Troubled families are the problem we can’t put off

2 December 2015

Russ Wilkins, Public Protection Business Partnering Manager, Northgate Public Services

How many times as a serving police officer did I get called out to the same home and see and hear things that horrified and upset me – children neglected and abused, and lives blighted. My fellow colleagues and I did all that we could, but it sometimes felt like we were sorting out the symptoms not the cause.

Often when we were called the underlying problem wasn’t the angry man or woman at that moment, or the out of control children, but something bigger, much more complicated – it was the troubled family around them.

So I knew something of the background when I was invited to the Troubled Families conference. It was mostly for police, including some very influential, very senior officers, but there would also be local authorities and policing partners present. I came out of it thinking, this could be the start of something important. 

“Police see the reality of troubled families every day,” says Mike Barton, Chief Constable at Durham Constabulary, and principal organiser behind the conference. “They see it in neglect, in inter-generational dysfunction, in the impacts of emotional and physical abuse. Often officers are frustrated because they know that timed, targeted intervention can save lives, and help people turn their situation around.”  

We need to find a solution for troubled families, otherwise it becomes a generational issue with the sins of the parents repeated by the children. Those families often wrote their own sad history and, compounding the problem, over the years taking up extraordinary resources from police and other groups that should have been available elsewhere.

The unique circumstances of every unhappy family make it clear that we need solutions that go beyond what an officer alone can achieve, or a social worker, or a teacher, or…it’s everyone. We need two critical things: a mindset that is about dealing with the root causes of the problem, and the capability to effectively create a solution. Admittedly, a well-funded national strategy would also be good, but I’ll stick to what I can get.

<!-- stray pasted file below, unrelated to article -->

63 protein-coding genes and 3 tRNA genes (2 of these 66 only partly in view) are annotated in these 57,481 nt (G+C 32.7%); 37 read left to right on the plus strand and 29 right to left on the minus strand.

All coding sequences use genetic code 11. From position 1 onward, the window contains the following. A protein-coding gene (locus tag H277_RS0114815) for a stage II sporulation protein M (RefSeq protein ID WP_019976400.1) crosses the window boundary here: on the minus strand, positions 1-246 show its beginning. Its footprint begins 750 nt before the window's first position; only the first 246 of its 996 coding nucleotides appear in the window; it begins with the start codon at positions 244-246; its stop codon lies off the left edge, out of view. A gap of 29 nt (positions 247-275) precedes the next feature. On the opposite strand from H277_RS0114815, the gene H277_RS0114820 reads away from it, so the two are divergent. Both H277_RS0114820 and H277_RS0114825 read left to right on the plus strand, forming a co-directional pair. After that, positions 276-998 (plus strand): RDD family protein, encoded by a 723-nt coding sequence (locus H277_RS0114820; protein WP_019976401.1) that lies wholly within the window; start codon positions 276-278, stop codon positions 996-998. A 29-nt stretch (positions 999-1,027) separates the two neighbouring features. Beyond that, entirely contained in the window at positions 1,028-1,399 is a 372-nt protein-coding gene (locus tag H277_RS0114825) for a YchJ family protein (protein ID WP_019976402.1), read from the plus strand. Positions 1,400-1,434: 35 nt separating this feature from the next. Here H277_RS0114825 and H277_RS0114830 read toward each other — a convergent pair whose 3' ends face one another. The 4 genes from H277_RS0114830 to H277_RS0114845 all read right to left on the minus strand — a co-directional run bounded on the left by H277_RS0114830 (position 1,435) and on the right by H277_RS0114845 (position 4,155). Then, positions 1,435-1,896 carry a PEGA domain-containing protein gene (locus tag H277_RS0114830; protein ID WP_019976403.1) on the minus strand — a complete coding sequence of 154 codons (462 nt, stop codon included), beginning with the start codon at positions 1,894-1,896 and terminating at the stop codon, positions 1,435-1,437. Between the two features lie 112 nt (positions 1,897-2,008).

“Helping troubled families requires a broad group to work together,” says Mike Barton again. “You can’t say it’s just about police, or it’s something that’s for social workers to deal with. It’s a big issue, one that takes up a huge amount of time, resources and care. It’s a complicated task, but the reality is that we can do more and we want to do more. But it will take a concerted effort from a lot of groups to get the best results.”

I take what Barton says as a message of hope. We can do something about this, it’s not intractable. We know the stakeholders. I believe that joining up those people who all have a different part of the answer is one of the key challenges of the 21st century. There are technical solutions that can help join up the answers to the problems. We can connect – as never before – police, health workers, social workers, educators, every group with a stake in a better future, all through a single system. At the end of which, by sharing information from a single system we can get a whole view of the troubled family, and create the unique solution it demands.

Looking at the calibre of people who attended the conference, and my belief that they are resolved to find a solution, I believe we can do more.